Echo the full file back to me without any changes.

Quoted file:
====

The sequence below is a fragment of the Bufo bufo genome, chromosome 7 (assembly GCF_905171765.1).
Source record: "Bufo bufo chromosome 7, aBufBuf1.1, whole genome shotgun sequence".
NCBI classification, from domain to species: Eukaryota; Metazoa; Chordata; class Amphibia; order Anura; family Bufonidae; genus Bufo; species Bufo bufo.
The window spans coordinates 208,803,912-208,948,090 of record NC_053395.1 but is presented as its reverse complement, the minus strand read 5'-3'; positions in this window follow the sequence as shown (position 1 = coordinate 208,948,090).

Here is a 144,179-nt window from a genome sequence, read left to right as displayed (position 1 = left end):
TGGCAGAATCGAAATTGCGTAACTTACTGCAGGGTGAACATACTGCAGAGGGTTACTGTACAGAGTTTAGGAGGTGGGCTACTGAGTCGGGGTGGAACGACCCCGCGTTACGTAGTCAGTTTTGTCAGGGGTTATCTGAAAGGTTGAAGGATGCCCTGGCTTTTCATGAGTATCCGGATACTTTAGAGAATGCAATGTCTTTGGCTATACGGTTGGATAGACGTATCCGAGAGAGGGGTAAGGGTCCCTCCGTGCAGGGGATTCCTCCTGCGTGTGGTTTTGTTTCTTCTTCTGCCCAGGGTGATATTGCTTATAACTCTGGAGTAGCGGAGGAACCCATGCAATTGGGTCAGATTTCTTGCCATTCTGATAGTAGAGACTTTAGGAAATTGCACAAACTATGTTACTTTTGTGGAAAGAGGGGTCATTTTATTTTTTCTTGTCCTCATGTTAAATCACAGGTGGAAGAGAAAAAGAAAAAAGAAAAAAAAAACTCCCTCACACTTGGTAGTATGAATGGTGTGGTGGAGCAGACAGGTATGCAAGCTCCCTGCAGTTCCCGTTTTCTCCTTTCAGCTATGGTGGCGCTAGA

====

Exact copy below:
The sequence below is a fragment of the Bufo bufo genome, chromosome 7 (assembly GCF_905171765.1).
Source record: "Bufo bufo chromosome 7, aBufBuf1.1, whole genome shotgun sequence".
NCBI classification, from domain to species: Eukaryota; Metazoa; Chordata; class Amphibia; order Anura; family Bufonidae; genus Bufo; species Bufo bufo.
The window spans coordinates 208,803,912-208,948,090 of record NC_053395.1 but is presented as its reverse complement, the minus strand read 5'-3'; positions in this window follow the sequence as shown (position 1 = coordinate 208,948,090).

Here is a 144,179-nt window from a genome sequence, read left to right as displayed (position 1 = left end):
TGGCAGAATCGAAATTGCGTAACTTACTGCAGGGTGAACATACTGCAGAGGGTTACTGTACAGAGTTTAGGAGGTGGGCTACTGAGTCGGGGTGGAACGACCCCGCGTTACGTAGTCAGTTTTGTCAGGGGTTATCTGAAAGGTTGAAGGATGCCCTGGCTTTTCATGAGTATCCGGATACTTTAGAGAATGCAATGTCTTTGGCTATACGGTTGGATAGACGTATCCGAGAGAGGGGTAAGGGTCCCTCCGTGCAGGGGATTCCTCCTGCGTGTGGTTTTGTTTCTTCTTCTGCCCAGGGTGATATTGCTTATAACTCTGGAGTAGCGGAGGAACCCATGCAATTGGGTCAGATTTCTTGCCATTCTGATAGTAGAGACTTTAGGAAATTGCACAAACTATGTTACTTTTGTGGAAAGAGGGGTCATTTTATTTTTTCTTGTCCTCATGTTAAATCACAGGTGGAAGAGAAAAAGAAAAAAGAAAAAAAAAACTCCCTCACACTTGGTAGTATGAATGGTGTGGTGGAGCAGACAGGTATGCAAGCTCCCTGCAGTTCCCGTTTTCTCCTTTCAGCTATGGTGGCGCTAGA